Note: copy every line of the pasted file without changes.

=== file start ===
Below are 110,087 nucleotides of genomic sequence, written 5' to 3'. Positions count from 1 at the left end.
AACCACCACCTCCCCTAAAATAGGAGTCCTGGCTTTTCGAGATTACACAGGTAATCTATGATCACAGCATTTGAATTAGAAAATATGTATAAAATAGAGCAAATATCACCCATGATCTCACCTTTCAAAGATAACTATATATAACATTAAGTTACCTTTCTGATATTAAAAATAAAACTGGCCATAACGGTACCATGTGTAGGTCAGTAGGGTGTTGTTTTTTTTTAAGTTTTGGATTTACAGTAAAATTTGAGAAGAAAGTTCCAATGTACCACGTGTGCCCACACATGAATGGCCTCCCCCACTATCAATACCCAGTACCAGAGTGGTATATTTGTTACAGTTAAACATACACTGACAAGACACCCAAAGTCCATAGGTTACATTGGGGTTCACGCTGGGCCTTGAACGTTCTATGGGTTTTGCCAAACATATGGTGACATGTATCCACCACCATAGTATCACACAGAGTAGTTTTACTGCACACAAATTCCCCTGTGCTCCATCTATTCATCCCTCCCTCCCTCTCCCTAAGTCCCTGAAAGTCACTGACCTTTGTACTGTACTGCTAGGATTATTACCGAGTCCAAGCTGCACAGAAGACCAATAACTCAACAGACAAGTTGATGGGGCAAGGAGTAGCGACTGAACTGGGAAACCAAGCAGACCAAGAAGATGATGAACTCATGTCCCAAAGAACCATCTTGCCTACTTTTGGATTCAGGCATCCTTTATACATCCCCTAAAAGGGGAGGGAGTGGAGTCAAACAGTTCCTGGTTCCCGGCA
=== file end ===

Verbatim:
Below are 110,087 nucleotides of genomic sequence, written 5' to 3'. Positions count from 1 at the left end.
AACCACCACCTCCCCTAAAATAGGAGTCCTGGCTTTTCGAGATTACACAGGTAATCTATGATCACAGCATTTGAATTAGAAAATATGTATAAAATAGAGCAAATATCACCCATGATCTCACCTTTCAAAGATAACTATATATAACATTAAGTTACCTTTCTGATATTAAAAATAAAACTGGCCATAACGGTACCATGTGTAGGTCAGTAGGGTGTTGTTTTTTTTTAAGTTTTGGATTTACAGTAAAATTTGAGAAGAAAGTTCCAATGTACCACGTGTGCCCACACATGAATGGCCTCCCCCACTATCAATACCCAGTACCAGAGTGGTATATTTGTTACAGTTAAACATACACTGACAAGACACCCAAAGTCCATAGGTTACATTGGGGTTCACGCTGGGCCTTGAACGTTCTATGGGTTTTGCCAAACATATGGTGACATGTATCCACCACCATAGTATCACACAGAGTAGTTTTACTGCACACAAATTCCCCTGTGCTCCATCTATTCATCCCTCCCTCCCTCTCCCTAAGTCCCTGAAAGTCACTGACCTTTGTACTGTACTGCTAGGATTATTACCGAGTCCAAGCTGCACAGAAGACCAATAACTCAACAGACAAGTTGATGGGGCAAGGAGTAGCGACTGAACTGGGAAACCAAGCAGACCAAGAAGATGATGAACTCATGTCCCAAAGAACCATCTTGCCTACTTTTGGATTCAGGCATCCTTTATACATCCCCTAAAAGGGGAGGGAGTGGAGTCAAACAGTTCCTGGTTCCCGGCA